1 September 2020
It started innocuously enough with some red dots appearing on Lee Barker’s hands. But as his symptoms worsened he was to eventually discover that he was just one of a handful of people worldwide with a disabling rare condition which makes him feel like his body is on fire.
In 2013 Lee, from Limehouse, London, was running a farmer’s market. He spent hours outdoors and enjoyed the work and the people he met doing it.
But things changed very rapidly after the red dots appeared. This was followed by his hands swelling and turning bright red. This eventually happened to his face, neck and arms as well, coupled with excruciating pain. His daily symptoms include constant burning across hands, face and neck, headaches, nausea, dizziness, pins and needles, loss of feeling in the body and itching skin.
Over the next 18 months there were 30 hospital appointments across London and the south east.
Lee said: “I was referred to dermatologists and prescribed steroid cream but it didn’t work and in fact made things worse because I found out I was actually allergic to the cream.”
Lee’s debilitating condition meant he had had to give up work.
He said: “I was in so much pain. When I get a flare up the pain is so bad that it’s like I’m literally sitting in an oven. It’s not just feeling a bit hot, imagine if your hands touched a hot stove or an open flame. I just couldn’t believe that no-one knew what the matter was.”
Desperate for answers Lee did his own research and discovered that the Royal Free Hospital, specialises in severe autoimmune conditions like his. He talked to his GP who agreed it would be worthwhile to refer Lee to Professor Christopher Denton.
And as soon as he saw Professor Denton things changed.
“Professor Denton knew what it was straight away. I had to have tests of course but they all confirmed that I had erythromelalgia, which causes episodes of burning pain and redness in the feet, hands, arms, legs, ears and face.
“Getting a diagnosis was great and I am incredibly grateful for the care I receive which does help to ease the symptoms a bit.”
Lee takes 15 pills every morning and six pills every night to help to alleviate the pain. In addition he visits the Royal Free Hospital for an infusion every three months. It takes five days and six hours on each day. The treatment thins the blood vessels and gives him a some relief from the worst of his symptoms for the next few weeks until the burning starts to flare up again. The treatment itself also comes with side effects – a severe headache, body aches, hot flushes, nausea and fatigue.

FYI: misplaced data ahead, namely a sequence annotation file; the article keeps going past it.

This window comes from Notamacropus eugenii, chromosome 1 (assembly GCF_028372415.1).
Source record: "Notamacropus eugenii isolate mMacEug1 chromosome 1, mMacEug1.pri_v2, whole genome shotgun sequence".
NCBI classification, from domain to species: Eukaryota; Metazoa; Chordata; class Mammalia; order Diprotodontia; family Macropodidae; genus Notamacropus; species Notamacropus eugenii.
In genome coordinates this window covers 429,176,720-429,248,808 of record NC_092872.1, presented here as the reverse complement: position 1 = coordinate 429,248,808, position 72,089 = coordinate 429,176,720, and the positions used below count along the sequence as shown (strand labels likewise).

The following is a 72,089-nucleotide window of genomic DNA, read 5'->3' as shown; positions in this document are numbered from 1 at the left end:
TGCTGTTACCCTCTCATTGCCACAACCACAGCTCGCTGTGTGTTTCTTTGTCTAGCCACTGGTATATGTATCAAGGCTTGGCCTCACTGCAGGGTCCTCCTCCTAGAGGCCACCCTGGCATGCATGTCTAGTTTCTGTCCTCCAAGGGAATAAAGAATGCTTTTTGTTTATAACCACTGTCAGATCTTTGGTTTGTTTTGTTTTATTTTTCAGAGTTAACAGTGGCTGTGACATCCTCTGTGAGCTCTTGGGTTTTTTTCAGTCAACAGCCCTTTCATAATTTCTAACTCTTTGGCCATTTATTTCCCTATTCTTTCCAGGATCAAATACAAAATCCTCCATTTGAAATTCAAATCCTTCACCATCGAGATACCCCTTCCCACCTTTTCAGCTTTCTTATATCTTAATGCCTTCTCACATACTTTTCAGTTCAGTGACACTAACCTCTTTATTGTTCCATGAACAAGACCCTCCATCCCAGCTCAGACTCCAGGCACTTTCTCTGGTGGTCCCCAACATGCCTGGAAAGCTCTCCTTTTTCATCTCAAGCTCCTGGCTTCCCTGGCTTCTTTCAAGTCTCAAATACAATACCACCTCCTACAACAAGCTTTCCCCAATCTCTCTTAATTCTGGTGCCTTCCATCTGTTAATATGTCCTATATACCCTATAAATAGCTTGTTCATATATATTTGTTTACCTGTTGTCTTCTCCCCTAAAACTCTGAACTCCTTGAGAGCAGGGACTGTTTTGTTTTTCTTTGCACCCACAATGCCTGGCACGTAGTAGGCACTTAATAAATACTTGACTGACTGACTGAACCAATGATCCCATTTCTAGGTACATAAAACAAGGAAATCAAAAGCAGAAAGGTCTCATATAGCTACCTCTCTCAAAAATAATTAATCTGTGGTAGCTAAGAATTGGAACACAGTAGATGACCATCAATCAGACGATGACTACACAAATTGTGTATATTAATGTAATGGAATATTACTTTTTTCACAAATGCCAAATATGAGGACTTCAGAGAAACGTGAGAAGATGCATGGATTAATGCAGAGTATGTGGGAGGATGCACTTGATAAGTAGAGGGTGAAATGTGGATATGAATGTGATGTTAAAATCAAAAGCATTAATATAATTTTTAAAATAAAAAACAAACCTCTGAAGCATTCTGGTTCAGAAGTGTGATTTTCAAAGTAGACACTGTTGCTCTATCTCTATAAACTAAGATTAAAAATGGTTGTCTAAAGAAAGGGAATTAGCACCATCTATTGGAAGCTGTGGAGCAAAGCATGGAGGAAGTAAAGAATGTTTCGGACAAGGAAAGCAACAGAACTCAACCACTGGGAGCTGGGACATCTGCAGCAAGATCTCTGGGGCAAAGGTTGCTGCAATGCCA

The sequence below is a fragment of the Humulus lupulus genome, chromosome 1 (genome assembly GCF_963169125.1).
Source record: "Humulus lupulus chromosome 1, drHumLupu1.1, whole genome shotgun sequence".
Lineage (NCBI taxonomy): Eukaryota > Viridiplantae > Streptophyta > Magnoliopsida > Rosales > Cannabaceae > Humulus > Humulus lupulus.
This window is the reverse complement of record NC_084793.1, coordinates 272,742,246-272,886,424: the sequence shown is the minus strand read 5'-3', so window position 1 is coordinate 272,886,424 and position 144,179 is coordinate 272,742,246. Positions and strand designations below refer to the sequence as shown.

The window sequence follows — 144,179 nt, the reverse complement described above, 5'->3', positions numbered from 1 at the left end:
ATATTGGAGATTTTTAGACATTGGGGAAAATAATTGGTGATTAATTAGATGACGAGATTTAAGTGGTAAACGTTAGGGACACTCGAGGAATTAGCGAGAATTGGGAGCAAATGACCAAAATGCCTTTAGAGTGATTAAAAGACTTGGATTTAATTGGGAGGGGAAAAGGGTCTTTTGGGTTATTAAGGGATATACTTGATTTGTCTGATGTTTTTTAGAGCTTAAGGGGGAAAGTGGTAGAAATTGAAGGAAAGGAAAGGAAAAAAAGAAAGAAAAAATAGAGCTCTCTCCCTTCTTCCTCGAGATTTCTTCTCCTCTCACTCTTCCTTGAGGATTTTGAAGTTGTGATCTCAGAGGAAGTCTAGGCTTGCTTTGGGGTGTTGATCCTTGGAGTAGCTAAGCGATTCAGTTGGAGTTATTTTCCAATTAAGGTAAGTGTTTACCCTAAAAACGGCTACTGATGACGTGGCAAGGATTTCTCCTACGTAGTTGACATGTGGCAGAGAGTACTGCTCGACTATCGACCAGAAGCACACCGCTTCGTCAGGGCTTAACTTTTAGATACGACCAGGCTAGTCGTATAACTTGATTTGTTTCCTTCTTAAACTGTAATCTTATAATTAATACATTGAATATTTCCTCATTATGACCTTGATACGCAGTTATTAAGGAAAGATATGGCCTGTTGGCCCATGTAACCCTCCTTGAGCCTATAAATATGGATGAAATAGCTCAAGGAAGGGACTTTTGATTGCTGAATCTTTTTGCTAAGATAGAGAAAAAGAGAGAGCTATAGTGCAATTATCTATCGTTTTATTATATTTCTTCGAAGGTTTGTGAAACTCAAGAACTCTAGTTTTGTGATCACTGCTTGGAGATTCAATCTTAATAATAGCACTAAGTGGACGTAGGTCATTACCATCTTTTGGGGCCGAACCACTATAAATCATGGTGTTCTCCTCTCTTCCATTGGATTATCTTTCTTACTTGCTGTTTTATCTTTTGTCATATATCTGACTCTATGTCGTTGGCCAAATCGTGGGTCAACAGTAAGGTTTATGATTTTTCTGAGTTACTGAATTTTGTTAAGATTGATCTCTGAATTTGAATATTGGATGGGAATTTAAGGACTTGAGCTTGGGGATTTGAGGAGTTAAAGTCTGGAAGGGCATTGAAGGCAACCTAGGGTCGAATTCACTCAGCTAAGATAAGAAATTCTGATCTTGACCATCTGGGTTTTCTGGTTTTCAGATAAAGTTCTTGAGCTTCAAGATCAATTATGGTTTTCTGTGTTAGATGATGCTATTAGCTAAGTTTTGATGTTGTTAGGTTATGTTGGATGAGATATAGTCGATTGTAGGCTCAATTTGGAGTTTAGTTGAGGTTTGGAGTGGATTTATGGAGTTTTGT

He said: “This is the only hospital that can deal with this kind of rare condition. People come from far and wide to be treated for other less rare autoimmune conditions. I only have to come from the other side of London but I have to stay in a hotel next to the hospital because the treatment itself is so debilitating.”
Lee says that although the treatment offers some respite it is not a cure and it remains incredibly difficult for him to maintain the right body temperature.
“I’m always feeling too hot or too cold. It can change in an instant when I just walk into a different room. I often look like I’m blushing and people will ask me if I’m embarrassed. It’s a hard condition to explain to people as nobody has ever heard of it and it’s hard to explain to people that I need the window wide open even in winter because I’m sweating so much. Forget eating spicy food, even cooking food causes me pain because using a stove or oven or touching anything hot brings on a flare-up.”
Other symptoms of the condition include tiredness and extreme fatigue. Lee also has sleep apnoea and wears a CPAP machine to try to improve his sleep.
When the pain gets very bad he is driven to put his hands under the cold tap to try and get relief.
Lee is keen to raise awareness of erythromelalgia. He has only met one other person with the condition when he has been for treatment and says he is the only person from the UK on a worldwide support group on Facebook.
He said: “I suspect there may be others out there who just don’t know what the matter is with them. The more I talk about it the more people will hopefully reach a diagnosis faster than I did and get the help they desperately need.”
Professor Denton added: “I am pleased that Lee is able to share his experience of this difficult condition and highlight what a severe impact it can have on everyday life. Erythromelalgia is rare and difficult to treat since it often results from a mixture of abnormalities in blood flow and nerve function. There is ongoing research to understand the cause which I hope will lead to more effective treatment in the future.”
Main image - Lee receiving infusion treatment at the Royal Free Hospital - the treatment is gruelling but helps alleviate the worst of his symptoms for a few weeks